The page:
Cashing In Q&A columns

Booking a trip on two airlines has risks


If you found a great deal from another city to a vacation destination, be sure to pad layover time to avoid missed flights and lost money or points

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If I found a great flight deal from another city on another airline, how should I book my travel?

Book a flight to the departure city, but make sure you leave plenty of time in between to account for delayed travel and rechecking baggage.

Dear Cashing In,

I found a great deal online on flights to London in May – it’s only $300 round trip on Norwegian Air. But it is from New York, and I live in Ohio. What’s the best way to take advantage of that deal? I’d like to use points if possible. – Barbara

Dear Barbara, 
If you don’t live in one of the country’s biggest cities, it can be frustrating sometimes to see great fares that are available from somewhere else. New York and Boston can have good deals to Europe. Miami can be cheap to the Caribbean and Central America. Los Angeles can have low fares to Mexico.

Fares from the biggest cities can be lower because there are more potential flyers from those places, which spurs intense competition among airlines. In addition, international low-fare carriers like Norwegian have been expanding recently in the U.S. and tend to choose to fly to the biggest U.S. cities.

Credit card travel insurance may help

The best fare I found in early May from New York to London was $340 round trip on Wow Air. But if you look at fares from Cleveland on the same dates (without unreasonably long layovers), the lowest fare is $926 on Aer Lingus and United. That’s a huge difference: It is almost $600 more per ticket to fly to London from Cleveland than from New York.

The obvious move here is to buy a separate ticket between Cleveland to New York, because that would be far cheaper ($186 on Delta) than paying the higher fare between Cleveland and London.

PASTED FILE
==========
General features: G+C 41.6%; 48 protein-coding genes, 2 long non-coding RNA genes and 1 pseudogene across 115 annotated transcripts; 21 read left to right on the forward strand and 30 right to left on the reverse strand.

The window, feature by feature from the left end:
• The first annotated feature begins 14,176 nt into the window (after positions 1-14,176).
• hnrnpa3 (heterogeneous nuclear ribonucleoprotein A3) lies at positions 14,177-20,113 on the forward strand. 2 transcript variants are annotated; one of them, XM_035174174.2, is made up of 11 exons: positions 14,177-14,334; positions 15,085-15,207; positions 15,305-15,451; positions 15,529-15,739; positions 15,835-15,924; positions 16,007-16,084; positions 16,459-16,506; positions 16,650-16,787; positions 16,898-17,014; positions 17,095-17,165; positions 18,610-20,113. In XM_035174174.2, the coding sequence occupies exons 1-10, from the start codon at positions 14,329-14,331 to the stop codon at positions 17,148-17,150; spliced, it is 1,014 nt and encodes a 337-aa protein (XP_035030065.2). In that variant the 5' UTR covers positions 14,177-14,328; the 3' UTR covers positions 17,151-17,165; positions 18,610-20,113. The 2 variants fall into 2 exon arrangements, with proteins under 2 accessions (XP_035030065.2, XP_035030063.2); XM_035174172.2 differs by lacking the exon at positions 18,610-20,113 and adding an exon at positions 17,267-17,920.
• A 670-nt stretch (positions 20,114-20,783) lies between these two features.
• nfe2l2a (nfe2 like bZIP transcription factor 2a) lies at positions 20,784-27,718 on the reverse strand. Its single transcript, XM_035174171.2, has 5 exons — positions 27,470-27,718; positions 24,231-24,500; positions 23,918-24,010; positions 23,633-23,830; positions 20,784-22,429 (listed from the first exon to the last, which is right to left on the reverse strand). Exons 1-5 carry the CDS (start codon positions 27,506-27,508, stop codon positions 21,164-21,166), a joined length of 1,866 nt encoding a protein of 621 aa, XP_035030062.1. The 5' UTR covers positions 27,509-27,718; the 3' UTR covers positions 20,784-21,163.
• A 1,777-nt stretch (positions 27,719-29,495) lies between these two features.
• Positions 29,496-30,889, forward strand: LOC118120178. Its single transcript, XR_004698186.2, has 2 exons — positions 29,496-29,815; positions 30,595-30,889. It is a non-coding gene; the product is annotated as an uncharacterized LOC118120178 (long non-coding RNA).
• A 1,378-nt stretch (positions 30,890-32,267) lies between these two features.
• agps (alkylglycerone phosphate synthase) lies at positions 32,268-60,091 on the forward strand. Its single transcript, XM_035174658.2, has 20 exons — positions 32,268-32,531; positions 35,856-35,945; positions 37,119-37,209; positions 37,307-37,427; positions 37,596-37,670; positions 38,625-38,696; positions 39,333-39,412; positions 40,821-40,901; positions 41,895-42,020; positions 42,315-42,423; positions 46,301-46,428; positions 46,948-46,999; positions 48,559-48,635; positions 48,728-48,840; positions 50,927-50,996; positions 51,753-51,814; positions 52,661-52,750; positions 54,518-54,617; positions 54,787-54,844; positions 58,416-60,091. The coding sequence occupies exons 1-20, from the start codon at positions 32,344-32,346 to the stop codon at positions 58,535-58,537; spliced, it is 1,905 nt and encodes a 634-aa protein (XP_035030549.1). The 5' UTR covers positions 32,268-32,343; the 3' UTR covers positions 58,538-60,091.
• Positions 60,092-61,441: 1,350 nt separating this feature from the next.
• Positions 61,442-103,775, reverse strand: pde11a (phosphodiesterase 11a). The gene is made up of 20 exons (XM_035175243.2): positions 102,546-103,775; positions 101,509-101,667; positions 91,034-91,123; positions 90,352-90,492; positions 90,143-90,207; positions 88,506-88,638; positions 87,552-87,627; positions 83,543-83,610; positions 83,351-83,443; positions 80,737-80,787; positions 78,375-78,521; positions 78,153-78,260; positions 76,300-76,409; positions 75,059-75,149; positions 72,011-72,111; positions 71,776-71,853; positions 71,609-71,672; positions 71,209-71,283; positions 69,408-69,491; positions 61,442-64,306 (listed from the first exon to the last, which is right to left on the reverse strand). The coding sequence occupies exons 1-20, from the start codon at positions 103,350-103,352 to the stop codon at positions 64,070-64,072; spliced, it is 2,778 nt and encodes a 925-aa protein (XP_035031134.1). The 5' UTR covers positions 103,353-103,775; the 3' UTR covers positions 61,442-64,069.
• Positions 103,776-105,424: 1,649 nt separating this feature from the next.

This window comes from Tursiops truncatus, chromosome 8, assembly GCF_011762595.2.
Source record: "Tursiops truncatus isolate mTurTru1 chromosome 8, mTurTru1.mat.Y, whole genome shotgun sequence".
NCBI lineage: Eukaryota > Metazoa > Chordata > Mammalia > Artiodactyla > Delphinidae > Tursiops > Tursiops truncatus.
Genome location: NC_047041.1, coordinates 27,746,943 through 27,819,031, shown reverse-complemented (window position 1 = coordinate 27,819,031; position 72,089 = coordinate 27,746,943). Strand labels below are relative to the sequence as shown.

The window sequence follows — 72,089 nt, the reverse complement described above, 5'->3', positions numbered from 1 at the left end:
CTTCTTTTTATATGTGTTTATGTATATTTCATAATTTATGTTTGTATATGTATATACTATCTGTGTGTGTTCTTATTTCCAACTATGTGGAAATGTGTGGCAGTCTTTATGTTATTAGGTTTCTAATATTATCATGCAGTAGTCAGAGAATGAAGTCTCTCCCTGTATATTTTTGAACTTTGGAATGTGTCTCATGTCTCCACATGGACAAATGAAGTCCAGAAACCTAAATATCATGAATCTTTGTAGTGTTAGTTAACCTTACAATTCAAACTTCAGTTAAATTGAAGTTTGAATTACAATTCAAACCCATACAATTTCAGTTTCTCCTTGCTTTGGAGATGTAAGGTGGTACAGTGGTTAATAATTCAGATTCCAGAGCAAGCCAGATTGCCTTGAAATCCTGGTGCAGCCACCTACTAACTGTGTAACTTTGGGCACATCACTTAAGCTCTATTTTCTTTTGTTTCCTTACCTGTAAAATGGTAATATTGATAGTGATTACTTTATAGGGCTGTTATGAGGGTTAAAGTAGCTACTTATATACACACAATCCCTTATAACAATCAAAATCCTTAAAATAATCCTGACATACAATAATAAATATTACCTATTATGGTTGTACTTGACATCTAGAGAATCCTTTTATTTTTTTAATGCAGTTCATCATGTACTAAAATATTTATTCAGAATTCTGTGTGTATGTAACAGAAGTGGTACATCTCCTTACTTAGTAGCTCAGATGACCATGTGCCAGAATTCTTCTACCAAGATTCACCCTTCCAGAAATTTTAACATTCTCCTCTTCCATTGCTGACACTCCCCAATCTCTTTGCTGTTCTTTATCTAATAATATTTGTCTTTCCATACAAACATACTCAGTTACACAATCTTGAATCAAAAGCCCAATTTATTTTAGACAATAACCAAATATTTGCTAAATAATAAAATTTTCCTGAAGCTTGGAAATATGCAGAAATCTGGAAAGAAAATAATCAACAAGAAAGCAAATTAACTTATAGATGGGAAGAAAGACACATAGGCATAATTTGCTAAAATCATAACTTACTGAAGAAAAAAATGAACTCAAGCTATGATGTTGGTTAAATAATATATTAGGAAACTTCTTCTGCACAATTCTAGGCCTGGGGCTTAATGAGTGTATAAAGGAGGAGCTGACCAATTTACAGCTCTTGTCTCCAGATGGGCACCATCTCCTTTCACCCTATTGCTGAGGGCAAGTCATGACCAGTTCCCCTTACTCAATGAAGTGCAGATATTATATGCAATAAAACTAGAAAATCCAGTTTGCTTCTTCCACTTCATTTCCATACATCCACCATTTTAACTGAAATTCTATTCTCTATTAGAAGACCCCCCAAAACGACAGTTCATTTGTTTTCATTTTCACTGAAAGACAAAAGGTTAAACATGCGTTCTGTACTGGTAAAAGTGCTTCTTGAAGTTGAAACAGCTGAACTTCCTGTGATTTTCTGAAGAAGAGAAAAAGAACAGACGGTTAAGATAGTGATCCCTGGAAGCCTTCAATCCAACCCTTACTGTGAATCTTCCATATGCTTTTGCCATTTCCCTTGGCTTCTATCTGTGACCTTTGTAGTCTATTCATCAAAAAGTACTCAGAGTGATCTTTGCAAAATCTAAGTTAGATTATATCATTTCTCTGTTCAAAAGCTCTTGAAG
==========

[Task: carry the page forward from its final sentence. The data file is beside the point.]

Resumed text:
If you book them as separate itineraries on different airlines, however, beware: If one leg of your trip is delayed and you miss your second flight, the airline will have little sympathy for you. You might have to buy an expensive new ticket or pay a hefty change fee.

For instance, say you booked a flight on Delta to New York and then a flight on Wow Air to London. If that Delta flight is delayed and you miss your Wow Air flight, Wow Air won’t simply place you on the next flight for free. From the company’s point of view, you just missed your flight through no fault of theirs. Delta won’t be any help, either. You might have some recourse through travel insurance that comes with your reward card, but it would be a huge hassle.


Tip: When you book flight legs on separate airlines, you’ll need time to recheck baggage before boarding your next flight.

Book separate flights with long layovers

Additionally, if you book separate itineraries, any luggage you have will not flow seamlessly from one airline to the next. You would have to claim your luggage in New York and check it again. That takes time.

The best advice is to build in plenty of time between flights and not cut it close, so you won’t be sweating about missing a flight and so you have plenty of time to deal with checked luggage.

As far as reward points, you have a few options. You generally can’t transfer points to low-fare international airlines such as Norwegian and Wow. But in some cases, you can use travel reward points to book those flights. And they count as travel expenses, if you have a card that allows points to be used toward any travel purchase. You could also use points or miles to book that first leg of the trip, the one to New York.

Bottom line: There are ways to get in on cheap fares from big cities, and even to use points to help. But be sure to build in enough time between flights if you are booking legs of the trip separately.

See related:Using rewards on discount airlines

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